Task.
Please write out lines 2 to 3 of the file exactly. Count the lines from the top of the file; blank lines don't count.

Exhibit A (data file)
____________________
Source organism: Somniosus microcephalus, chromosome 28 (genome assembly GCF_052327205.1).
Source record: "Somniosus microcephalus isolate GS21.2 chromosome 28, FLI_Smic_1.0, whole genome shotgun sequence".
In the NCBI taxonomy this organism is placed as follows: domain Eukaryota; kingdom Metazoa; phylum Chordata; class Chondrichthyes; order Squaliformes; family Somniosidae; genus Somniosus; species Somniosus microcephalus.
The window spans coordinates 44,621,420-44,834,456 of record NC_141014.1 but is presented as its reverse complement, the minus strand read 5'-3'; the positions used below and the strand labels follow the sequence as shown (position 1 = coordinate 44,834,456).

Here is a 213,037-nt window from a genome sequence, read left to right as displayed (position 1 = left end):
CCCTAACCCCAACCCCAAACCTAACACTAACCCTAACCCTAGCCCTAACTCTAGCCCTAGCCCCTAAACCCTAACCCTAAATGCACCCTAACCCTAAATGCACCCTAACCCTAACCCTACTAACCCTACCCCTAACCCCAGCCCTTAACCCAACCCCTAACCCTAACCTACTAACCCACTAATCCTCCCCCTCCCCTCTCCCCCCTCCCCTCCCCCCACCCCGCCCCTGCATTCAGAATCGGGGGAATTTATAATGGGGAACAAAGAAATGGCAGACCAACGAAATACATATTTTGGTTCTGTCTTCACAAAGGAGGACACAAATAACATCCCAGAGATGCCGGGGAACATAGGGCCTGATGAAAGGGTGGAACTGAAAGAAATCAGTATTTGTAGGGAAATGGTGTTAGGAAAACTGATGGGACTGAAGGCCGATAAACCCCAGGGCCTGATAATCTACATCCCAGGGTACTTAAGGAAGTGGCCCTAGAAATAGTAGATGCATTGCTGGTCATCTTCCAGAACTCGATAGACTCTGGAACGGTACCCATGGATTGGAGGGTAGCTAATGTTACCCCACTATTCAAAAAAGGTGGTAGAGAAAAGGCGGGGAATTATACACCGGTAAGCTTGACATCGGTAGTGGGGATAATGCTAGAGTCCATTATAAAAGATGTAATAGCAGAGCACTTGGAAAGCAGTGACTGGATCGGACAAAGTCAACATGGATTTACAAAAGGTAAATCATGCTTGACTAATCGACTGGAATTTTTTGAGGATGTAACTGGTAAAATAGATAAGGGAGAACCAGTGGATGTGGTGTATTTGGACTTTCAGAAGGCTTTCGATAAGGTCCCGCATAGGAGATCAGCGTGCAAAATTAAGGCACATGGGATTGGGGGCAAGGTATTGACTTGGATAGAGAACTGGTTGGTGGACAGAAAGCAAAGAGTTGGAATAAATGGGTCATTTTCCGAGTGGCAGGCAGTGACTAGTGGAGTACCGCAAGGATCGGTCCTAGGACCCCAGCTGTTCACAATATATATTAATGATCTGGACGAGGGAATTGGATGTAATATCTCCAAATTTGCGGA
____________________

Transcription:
Source record: "Somniosus microcephalus isolate GS21.2 chromosome 28, FLI_Smic_1.0, whole genome shotgun sequence".
In the NCBI taxonomy this organism is placed as follows: domain Eukaryota; kingdom Metazoa; phylum Chordata; class Chondrichthyes; order Squaliformes; family Somniosidae; genus Somniosus; species Somniosus microcephalus.